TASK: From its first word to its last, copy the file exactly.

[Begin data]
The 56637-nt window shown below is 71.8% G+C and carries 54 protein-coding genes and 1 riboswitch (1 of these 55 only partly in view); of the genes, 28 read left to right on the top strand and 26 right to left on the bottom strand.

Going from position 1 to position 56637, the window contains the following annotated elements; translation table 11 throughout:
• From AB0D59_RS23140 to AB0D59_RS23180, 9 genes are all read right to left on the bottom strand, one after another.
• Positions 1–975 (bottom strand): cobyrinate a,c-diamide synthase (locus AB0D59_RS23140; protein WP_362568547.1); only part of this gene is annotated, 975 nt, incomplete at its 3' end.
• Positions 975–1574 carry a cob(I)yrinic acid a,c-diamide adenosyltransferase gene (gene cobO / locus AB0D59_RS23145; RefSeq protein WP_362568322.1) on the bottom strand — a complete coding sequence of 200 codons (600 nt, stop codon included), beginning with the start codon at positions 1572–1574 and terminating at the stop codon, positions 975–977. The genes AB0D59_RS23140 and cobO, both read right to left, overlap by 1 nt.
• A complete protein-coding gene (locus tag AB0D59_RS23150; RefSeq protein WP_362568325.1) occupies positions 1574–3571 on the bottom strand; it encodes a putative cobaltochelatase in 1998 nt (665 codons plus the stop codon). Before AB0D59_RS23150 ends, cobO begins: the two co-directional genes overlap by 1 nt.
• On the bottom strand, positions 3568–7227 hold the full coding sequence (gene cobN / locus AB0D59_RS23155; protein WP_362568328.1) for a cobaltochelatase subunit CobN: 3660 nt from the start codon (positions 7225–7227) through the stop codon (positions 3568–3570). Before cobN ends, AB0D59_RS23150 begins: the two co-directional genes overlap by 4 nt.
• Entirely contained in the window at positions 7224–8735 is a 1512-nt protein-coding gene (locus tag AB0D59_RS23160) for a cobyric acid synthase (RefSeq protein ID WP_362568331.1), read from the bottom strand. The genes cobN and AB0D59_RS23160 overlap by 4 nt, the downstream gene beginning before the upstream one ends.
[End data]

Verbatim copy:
The 56637-nt window shown below is 71.8% G+C and carries 54 protein-coding genes and 1 riboswitch (1 of these 55 only partly in view); of the genes, 28 read left to right on the top strand and 26 right to left on the bottom strand.

Going from position 1 to position 56637, the window contains the following annotated elements; translation table 11 throughout:
• From AB0D59_RS23140 to AB0D59_RS23180, 9 genes are all read right to left on the bottom strand, one after another.
• Positions 1–975 (bottom strand): cobyrinate a,c-diamide synthase (locus AB0D59_RS23140; protein WP_362568547.1); only part of this gene is annotated, 975 nt, incomplete at its 3' end.
• Positions 975–1574 carry a cob(I)yrinic acid a,c-diamide adenosyltransferase gene (gene cobO / locus AB0D59_RS23145; RefSeq protein WP_362568322.1) on the bottom strand — a complete coding sequence of 200 codons (600 nt, stop codon included), beginning with the start codon at positions 1572–1574 and terminating at the stop codon, positions 975–977. The genes AB0D59_RS23140 and cobO, both read right to left, overlap by 1 nt.
• A complete protein-coding gene (locus tag AB0D59_RS23150; RefSeq protein WP_362568325.1) occupies positions 1574–3571 on the bottom strand; it encodes a putative cobaltochelatase in 1998 nt (665 codons plus the stop codon). Before AB0D59_RS23150 ends, cobO begins: the two co-directional genes overlap by 1 nt.
• On the bottom strand, positions 3568–7227 hold the full coding sequence (gene cobN / locus AB0D59_RS23155; protein WP_362568328.1) for a cobaltochelatase subunit CobN: 3660 nt from the start codon (positions 7225–7227) through the stop codon (positions 3568–3570). Before cobN ends, AB0D59_RS23150 begins: the two co-directional genes overlap by 4 nt.
• Entirely contained in the window at positions 7224–8735 is a 1512-nt protein-coding gene (locus tag AB0D59_RS23160) for a cobyric acid synthase (RefSeq protein ID WP_362568331.1), read from the bottom strand. The genes cobN and AB0D59_RS23160 overlap by 4 nt, the downstream gene beginning before the upstream one ends.